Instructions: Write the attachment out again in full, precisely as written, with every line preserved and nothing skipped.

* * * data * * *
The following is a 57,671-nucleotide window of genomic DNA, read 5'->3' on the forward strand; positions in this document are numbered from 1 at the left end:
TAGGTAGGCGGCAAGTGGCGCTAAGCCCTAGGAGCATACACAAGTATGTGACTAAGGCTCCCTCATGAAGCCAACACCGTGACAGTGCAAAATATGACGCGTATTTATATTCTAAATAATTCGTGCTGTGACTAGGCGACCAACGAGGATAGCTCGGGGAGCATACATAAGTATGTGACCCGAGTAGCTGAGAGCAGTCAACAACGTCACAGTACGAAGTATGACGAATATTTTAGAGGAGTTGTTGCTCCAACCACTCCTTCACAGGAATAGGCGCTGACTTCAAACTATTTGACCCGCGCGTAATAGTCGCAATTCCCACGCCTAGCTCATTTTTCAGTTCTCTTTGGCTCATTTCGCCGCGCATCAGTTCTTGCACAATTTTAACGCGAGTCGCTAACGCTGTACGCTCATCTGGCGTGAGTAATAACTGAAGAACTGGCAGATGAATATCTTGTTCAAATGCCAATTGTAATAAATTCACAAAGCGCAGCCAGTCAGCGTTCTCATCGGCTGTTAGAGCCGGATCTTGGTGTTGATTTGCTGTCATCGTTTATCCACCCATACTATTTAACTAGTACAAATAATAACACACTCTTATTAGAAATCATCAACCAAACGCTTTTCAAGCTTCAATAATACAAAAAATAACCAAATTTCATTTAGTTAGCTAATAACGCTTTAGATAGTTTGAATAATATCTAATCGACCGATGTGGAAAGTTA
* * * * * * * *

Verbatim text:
The following is a 57,671-nucleotide window of genomic DNA, read 5'->3' on the forward strand; positions in this document are numbered from 1 at the left end:
TAGGTAGGCGGCAAGTGGCGCTAAGCCCTAGGAGCATACACAAGTATGTGACTAAGGCTCCCTCATGAAGCCAACACCGTGACAGTGCAAAATATGACGCGTATTTATATTCTAAATAATTCGTGCTGTGACTAGGCGACCAACGAGGATAGCTCGGGGAGCATACATAAGTATGTGACCCGAGTAGCTGAGAGCAGTCAACAACGTCACAGTACGAAGTATGACGAATATTTTAGAGGAGTTGTTGCTCCAACCACTCCTTCACAGGAATAGGCGCTGACTTCAAACTATTTGACCCGCGCGTAATAGTCGCAATTCCCACGCCTAGCTCATTTTTCAGTTCTCTTTGGCTCATTTCGCCGCGCATCAGTTCTTGCACAATTTTAACGCGAGTCGCTAACGCTGTACGCTCATCTGGCGTGAGTAATAACTGAAGAACTGGCAGATGAATATCTTGTTCAAATGCCAATTGTAATAAATTCACAAAGCGCAGCCAGTCAGCGTTCTCATCGGCTGTTAGAGCCGGATCTTGGTGTTGATTTGCTGTCATCGTTTATCCACCCATACTATTTAACTAGTACAAATAATAACACACTCTTATTAGAAATCATCAACCAAACGCTTTTCAAGCTTCAATAATACAAAAAATAACCAAATTTCATTTAGTTAGCTAATAACGCTTTAGATAGTTTGAATAATATCTAATCGACCGATGTGGAAAGTTA